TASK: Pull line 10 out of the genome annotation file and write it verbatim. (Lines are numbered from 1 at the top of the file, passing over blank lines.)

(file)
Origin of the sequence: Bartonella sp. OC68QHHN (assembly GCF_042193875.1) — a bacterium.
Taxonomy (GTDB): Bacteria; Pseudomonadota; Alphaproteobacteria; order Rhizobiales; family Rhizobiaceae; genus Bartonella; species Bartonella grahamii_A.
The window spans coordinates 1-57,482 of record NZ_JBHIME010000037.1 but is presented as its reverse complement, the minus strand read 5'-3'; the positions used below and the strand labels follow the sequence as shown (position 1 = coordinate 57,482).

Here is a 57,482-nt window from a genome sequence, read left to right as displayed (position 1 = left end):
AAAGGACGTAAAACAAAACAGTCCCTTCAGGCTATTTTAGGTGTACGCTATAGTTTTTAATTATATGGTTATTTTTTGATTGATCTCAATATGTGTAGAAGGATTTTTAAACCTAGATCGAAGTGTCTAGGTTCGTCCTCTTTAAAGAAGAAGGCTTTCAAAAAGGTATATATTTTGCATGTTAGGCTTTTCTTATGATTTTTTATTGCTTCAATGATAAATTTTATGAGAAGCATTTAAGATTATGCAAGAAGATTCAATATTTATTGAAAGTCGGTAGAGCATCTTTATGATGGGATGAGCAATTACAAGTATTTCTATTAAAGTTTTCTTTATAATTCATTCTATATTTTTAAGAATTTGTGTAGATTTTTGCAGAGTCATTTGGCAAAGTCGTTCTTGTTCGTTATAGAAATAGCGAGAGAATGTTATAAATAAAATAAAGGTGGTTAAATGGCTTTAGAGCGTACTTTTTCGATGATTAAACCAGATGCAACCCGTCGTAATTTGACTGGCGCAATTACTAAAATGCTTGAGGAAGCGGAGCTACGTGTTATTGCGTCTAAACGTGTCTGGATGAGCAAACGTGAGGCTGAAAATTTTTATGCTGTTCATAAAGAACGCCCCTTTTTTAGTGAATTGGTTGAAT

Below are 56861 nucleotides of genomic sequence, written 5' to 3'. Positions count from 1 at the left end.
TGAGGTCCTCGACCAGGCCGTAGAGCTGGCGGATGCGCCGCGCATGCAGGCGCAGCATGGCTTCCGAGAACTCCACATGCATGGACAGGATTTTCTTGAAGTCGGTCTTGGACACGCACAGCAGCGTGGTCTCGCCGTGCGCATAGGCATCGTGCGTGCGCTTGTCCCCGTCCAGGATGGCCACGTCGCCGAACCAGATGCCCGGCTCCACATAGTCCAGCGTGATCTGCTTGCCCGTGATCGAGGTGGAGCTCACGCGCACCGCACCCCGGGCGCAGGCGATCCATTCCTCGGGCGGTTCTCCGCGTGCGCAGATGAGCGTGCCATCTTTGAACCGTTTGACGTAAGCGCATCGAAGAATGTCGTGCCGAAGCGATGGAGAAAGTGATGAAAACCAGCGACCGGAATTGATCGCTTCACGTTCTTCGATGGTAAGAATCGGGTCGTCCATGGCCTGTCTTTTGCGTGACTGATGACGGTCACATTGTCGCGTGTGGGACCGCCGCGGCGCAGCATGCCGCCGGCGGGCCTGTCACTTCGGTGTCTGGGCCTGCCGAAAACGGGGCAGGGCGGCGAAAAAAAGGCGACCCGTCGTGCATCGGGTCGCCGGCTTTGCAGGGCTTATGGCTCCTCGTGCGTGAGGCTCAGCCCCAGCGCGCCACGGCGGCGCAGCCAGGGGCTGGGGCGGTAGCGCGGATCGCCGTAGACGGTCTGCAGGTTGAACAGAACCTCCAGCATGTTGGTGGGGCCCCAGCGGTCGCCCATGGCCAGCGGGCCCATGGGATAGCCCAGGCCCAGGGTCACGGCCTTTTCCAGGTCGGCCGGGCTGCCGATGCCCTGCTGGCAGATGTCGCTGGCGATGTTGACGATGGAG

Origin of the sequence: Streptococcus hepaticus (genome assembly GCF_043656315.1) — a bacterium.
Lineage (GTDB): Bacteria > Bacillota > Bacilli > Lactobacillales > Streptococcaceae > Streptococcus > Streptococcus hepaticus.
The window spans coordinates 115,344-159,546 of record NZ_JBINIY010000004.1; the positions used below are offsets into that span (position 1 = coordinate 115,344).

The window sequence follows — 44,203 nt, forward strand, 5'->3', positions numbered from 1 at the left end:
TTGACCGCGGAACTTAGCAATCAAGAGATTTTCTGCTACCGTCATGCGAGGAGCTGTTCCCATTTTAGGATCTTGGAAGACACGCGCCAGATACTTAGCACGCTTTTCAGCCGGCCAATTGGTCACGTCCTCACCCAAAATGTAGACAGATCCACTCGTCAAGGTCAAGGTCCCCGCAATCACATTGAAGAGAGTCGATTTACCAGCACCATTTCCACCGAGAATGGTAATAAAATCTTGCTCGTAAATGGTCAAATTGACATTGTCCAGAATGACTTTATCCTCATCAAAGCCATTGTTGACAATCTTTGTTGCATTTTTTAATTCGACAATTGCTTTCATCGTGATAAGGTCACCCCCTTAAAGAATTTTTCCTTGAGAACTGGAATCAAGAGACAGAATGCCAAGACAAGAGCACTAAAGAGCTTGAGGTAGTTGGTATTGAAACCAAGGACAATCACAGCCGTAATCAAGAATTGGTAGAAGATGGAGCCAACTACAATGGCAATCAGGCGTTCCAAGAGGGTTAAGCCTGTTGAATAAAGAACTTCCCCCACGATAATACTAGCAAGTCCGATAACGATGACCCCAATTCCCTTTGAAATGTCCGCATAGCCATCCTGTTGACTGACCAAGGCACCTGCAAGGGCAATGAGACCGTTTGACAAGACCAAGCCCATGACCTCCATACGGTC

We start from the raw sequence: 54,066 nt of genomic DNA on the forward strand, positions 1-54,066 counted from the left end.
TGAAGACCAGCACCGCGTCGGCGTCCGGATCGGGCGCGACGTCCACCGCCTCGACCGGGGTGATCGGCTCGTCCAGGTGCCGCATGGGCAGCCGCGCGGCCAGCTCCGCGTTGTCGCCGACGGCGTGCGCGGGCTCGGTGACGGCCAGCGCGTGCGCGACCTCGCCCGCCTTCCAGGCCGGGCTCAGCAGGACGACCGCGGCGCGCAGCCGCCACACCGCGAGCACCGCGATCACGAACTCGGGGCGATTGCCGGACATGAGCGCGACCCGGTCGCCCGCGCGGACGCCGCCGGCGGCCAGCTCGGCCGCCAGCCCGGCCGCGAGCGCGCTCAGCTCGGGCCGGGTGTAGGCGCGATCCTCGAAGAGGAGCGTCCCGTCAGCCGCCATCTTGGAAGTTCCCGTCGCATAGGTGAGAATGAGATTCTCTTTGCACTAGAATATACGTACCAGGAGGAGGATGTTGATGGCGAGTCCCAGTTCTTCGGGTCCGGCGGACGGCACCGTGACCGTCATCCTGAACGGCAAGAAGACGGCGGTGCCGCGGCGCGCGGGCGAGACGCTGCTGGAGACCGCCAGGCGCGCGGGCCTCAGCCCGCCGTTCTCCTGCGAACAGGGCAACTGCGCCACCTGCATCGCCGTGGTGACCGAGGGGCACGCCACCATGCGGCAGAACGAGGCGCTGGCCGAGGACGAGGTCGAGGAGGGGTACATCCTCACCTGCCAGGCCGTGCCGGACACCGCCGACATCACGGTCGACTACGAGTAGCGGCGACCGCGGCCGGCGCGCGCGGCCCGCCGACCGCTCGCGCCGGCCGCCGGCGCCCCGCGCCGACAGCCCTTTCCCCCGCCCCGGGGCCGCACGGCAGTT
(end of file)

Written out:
The window spans coordinates 115,344-159,546 of record NZ_JBINIY010000004.1; the positions used below are offsets into that span (position 1 = coordinate 115,344).